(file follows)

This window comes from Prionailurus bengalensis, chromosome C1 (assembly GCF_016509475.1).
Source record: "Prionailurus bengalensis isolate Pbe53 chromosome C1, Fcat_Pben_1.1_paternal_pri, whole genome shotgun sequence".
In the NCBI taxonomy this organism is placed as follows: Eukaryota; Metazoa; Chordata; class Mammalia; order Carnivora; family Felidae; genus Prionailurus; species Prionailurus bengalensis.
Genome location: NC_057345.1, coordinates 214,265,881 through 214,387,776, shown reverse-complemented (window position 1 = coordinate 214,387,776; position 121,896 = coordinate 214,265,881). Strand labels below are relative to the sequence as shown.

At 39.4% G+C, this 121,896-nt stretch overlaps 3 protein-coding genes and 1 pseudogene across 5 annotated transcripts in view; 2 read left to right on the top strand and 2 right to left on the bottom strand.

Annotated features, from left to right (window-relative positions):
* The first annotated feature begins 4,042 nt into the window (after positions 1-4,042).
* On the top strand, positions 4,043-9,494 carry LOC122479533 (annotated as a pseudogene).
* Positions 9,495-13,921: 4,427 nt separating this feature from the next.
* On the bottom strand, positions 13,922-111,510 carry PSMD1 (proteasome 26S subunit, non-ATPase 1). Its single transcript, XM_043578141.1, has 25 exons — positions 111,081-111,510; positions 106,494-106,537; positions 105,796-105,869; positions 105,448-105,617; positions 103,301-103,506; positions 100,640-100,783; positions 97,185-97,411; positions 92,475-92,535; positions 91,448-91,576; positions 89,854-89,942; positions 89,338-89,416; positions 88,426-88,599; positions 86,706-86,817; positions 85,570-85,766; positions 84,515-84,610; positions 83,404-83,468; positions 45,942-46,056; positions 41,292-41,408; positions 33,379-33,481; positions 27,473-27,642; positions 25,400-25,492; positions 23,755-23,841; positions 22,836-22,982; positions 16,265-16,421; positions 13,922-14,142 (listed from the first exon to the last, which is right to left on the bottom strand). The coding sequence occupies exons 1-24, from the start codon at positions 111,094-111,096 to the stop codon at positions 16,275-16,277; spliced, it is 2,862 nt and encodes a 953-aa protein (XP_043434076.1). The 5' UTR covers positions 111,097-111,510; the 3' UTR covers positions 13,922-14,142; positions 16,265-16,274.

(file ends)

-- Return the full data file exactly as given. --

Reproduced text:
This window comes from Prionailurus bengalensis, chromosome C1 (assembly GCF_016509475.1).
Source record: "Prionailurus bengalensis isolate Pbe53 chromosome C1, Fcat_Pben_1.1_paternal_pri, whole genome shotgun sequence".
In the NCBI taxonomy this organism is placed as follows: Eukaryota; Metazoa; Chordata; class Mammalia; order Carnivora; family Felidae; genus Prionailurus; species Prionailurus bengalensis.
Genome location: NC_057345.1, coordinates 214,265,881 through 214,387,776, shown reverse-complemented (window position 1 = coordinate 214,387,776; position 121,896 = coordinate 214,265,881). Strand labels below are relative to the sequence as shown.

At 39.4% G+C, this 121,896-nt stretch overlaps 3 protein-coding genes and 1 pseudogene across 5 annotated transcripts in view; 2 read left to right on the top strand and 2 right to left on the bottom strand.

Annotated features, from left to right (window-relative positions):
* The first annotated feature begins 4,042 nt into the window (after positions 1-4,042).
* On the top strand, positions 4,043-9,494 carry LOC122479533 (annotated as a pseudogene).
* Positions 9,495-13,921: 4,427 nt separating this feature from the next.
* On the bottom strand, positions 13,922-111,510 carry PSMD1 (proteasome 26S subunit, non-ATPase 1). Its single transcript, XM_043578141.1, has 25 exons — positions 111,081-111,510; positions 106,494-106,537; positions 105,796-105,869; positions 105,448-105,617; positions 103,301-103,506; positions 100,640-100,783; positions 97,185-97,411; positions 92,475-92,535; positions 91,448-91,576; positions 89,854-89,942; positions 89,338-89,416; positions 88,426-88,599; positions 86,706-86,817; positions 85,570-85,766; positions 84,515-84,610; positions 83,404-83,468; positions 45,942-46,056; positions 41,292-41,408; positions 33,379-33,481; positions 27,473-27,642; positions 25,400-25,492; positions 23,755-23,841; positions 22,836-22,982; positions 16,265-16,421; positions 13,922-14,142 (listed from the first exon to the last, which is right to left on the bottom strand). The coding sequence occupies exons 1-24, from the start codon at positions 111,094-111,096 to the stop codon at positions 16,275-16,277; spliced, it is 2,862 nt and encodes a 953-aa protein (XP_043434076.1). The 5' UTR covers positions 111,097-111,510; the 3' UTR covers positions 13,922-14,142; positions 16,265-16,274.